WINDER - A plan to reduce the number of deer in Fort Yargo State Park drew more than 75 supporters to a meeting Thursday.
Even those who came to the Will-A-Way camp site with oppositions to the plan were in favor of killing some of the 81 to 89 deer that experts say are wandering each acre.
"I think the deer need to be thinned out," Cedar Crest resident Nancy Aloia said. "I know we need to get them out of here. I only wish it was done by bow, not by firearms."
Aloia and neighbor Cindy Ellington's yards back up to the park, and both spoke at the public meeting questioning whether having hunters in Fort Yargo would be safe for their neighbors and their property.
Park Manager Eric Bentley assured the pair that the park would have a safe zone - between 100 and 200 yards from their property lines where hunters would not be permitted - and that hunters would be encouraged to use tree stands, so their shots would fire down and not out through the park.
The main goal of the hunt, he said, is to reduce the population of the deer that call Fort Yargo home. Optimistically, that number would be between 21 and 25 deer an acre.
Hunters will be encouraged to kill does, not deer with antlers on the hunt. Only 65 people would be permitted to join each of the two-day hunts, scheduled for Nov. 29 and 30 and Jan. 3 and 4.
The plan still has to pass the Department of Natural Resources' board in a May 24 meeting. Bentley said it was highly likely that the hunts would be approved.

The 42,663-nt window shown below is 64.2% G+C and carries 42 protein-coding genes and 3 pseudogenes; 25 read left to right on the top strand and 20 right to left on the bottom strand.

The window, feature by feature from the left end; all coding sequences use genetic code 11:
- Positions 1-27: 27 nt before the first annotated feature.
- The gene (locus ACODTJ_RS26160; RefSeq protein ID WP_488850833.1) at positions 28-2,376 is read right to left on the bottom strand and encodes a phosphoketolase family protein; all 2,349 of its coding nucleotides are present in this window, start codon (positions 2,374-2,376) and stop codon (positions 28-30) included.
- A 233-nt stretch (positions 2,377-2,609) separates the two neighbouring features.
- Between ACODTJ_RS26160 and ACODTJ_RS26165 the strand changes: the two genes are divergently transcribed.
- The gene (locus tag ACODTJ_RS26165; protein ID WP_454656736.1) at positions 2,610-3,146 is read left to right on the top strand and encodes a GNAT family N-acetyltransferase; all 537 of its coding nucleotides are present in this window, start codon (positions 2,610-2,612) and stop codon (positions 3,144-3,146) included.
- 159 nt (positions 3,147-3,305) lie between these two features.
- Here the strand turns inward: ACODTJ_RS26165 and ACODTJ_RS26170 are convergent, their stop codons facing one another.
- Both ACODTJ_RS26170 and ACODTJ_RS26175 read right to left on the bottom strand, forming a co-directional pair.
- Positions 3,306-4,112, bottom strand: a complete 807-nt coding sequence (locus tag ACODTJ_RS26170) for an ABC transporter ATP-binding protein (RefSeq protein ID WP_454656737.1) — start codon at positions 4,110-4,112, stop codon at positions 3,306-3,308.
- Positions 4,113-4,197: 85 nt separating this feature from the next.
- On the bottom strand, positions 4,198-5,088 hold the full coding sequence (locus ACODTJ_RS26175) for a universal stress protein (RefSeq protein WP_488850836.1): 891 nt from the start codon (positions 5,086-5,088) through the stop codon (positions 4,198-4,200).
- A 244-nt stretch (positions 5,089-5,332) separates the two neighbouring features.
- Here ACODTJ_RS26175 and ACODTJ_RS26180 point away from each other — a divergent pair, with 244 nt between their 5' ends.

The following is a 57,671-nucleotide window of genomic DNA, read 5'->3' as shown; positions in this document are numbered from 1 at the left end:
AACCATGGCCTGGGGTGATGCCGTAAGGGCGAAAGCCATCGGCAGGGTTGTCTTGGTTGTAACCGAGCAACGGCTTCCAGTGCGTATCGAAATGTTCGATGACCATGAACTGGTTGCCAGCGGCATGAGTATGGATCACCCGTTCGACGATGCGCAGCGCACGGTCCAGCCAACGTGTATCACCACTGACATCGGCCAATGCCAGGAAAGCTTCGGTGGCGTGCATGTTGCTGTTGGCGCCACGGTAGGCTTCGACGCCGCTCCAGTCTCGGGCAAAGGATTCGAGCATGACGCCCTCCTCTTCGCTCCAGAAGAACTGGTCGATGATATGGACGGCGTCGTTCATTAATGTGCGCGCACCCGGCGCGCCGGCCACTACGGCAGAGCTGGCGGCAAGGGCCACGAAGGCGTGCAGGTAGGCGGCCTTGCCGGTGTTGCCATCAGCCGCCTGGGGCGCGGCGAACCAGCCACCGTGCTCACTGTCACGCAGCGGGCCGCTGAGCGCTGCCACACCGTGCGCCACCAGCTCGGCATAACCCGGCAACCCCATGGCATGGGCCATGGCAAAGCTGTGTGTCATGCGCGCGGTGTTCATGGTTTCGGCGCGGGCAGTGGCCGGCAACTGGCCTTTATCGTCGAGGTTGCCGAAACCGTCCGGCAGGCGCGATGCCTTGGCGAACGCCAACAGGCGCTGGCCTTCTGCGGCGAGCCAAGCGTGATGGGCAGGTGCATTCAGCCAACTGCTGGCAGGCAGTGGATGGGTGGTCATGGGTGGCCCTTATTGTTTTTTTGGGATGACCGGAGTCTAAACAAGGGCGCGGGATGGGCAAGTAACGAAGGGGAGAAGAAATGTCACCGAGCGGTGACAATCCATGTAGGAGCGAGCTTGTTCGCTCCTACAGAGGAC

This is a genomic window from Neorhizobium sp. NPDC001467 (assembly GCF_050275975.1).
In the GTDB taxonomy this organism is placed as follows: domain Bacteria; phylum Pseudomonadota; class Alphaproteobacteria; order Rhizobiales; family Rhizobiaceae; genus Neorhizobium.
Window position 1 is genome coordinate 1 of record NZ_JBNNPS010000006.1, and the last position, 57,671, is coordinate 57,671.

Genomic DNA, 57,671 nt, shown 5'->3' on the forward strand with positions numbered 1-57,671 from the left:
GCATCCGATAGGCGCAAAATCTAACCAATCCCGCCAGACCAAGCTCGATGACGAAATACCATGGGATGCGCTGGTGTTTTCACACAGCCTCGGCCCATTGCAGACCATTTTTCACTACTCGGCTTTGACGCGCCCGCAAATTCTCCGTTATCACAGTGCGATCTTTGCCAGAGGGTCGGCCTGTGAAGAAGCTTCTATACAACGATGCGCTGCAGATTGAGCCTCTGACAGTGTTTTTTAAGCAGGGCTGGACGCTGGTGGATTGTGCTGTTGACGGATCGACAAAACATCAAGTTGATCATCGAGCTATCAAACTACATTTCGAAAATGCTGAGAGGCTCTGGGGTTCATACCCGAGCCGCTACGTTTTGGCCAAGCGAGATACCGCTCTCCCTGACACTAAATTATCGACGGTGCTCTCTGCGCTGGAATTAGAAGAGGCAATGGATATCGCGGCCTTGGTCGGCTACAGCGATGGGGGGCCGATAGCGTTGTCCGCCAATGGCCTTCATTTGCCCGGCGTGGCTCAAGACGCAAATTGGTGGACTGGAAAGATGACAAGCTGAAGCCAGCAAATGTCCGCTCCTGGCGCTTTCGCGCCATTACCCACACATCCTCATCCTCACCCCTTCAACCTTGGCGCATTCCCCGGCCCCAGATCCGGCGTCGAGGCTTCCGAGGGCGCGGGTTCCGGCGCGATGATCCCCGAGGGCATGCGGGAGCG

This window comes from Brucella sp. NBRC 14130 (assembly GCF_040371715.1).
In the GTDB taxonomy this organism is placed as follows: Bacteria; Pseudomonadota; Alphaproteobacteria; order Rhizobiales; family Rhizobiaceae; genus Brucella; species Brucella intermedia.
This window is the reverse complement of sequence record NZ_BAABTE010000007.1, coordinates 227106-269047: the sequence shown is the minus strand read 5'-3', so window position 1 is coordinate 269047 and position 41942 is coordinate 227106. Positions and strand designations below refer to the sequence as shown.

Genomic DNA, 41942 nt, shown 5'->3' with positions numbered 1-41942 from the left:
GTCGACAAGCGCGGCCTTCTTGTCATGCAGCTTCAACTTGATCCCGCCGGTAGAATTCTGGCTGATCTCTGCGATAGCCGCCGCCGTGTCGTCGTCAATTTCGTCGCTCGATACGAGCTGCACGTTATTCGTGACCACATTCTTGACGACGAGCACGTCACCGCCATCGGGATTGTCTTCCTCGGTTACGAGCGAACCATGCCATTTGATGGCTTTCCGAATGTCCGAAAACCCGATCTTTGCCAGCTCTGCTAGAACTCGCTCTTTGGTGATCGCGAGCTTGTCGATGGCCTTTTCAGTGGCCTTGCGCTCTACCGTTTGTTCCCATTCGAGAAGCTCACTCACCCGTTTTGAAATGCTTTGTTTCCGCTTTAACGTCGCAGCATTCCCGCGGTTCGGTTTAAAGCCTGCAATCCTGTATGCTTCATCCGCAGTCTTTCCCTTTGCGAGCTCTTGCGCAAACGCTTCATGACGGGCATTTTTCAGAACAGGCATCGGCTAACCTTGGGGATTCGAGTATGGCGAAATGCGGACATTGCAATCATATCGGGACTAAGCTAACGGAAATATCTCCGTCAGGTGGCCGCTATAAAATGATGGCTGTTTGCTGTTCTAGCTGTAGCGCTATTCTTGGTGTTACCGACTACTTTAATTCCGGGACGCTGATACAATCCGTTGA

Hunts are already held at Hard Labor Creek State Park in Rutledge. With 5,804 acres, that park is much larger than Fort Yargo's 1,814 acres.
Bentley said the size of the park will dictate how the hunt is conducted.
"You'll see us being very aggressive with law enforcement," he said. "If you can't abide by the rules, we'll send you home."
State Rep. Terry England, R-Auburn, attended the meeting to see what people had to say about the county's deer population. As growth has exploded in Barrow, he said, Fort Yargo has become an oasis for them to call home.
Thinning the herd, he said, would protect the deer from malnutrition - they have already eaten almost everything edible in the park - and keep them from getting into as many accidents with the cars that travel Barrow's streets.
"If we can get the population under control, it will cut down on the number of deer-car accidents and calls from angry people who say they're eating their rose bushes," he said. "They roam pretty good. We've always had trouble."
Hoschton resident Harry Hauck said it used to be rare to see deer in the county during daylight hours. Now, he'll see several in a group wandering around. They even ate the green leaves of 64 flowers he planted in Fort Yargo that were supposed to be deer-resistant.
"I hate to see us go to a hunt, but I really think there's no alternative," he said. "I don't think there's any other way other than a hunt to reduce the herd to a manageable level. I think it's important to substantially reduce the population."
Gary Majestic, who lives in Auburn, said he came to the meeting to learn more about the hunt for himself and his 11-year-old son, Cameron. Cameron has been hunting for three years, and said he hoped he'd be able to get a bigger deer in Fort Yargo - if he is chosen through a lottery selection process - than he has been able to bag in the past.
Majestic said part of the appeal of the Fort Yargo hunt is that he'll be helping the community. In addition to the benefit for the park, hunters will be able to donate their take to an organization called Hunters for the Hungry.
People will be able to apply for the hunt in the summer, at the same time they apply for a hunting license. Bentley said because the goal is to get rid of as many deer as possible, there will not be a limit on how many each hunter can kill.
"We have got to get rid of some deer, and we have got to get rid of some deer quickly," he said.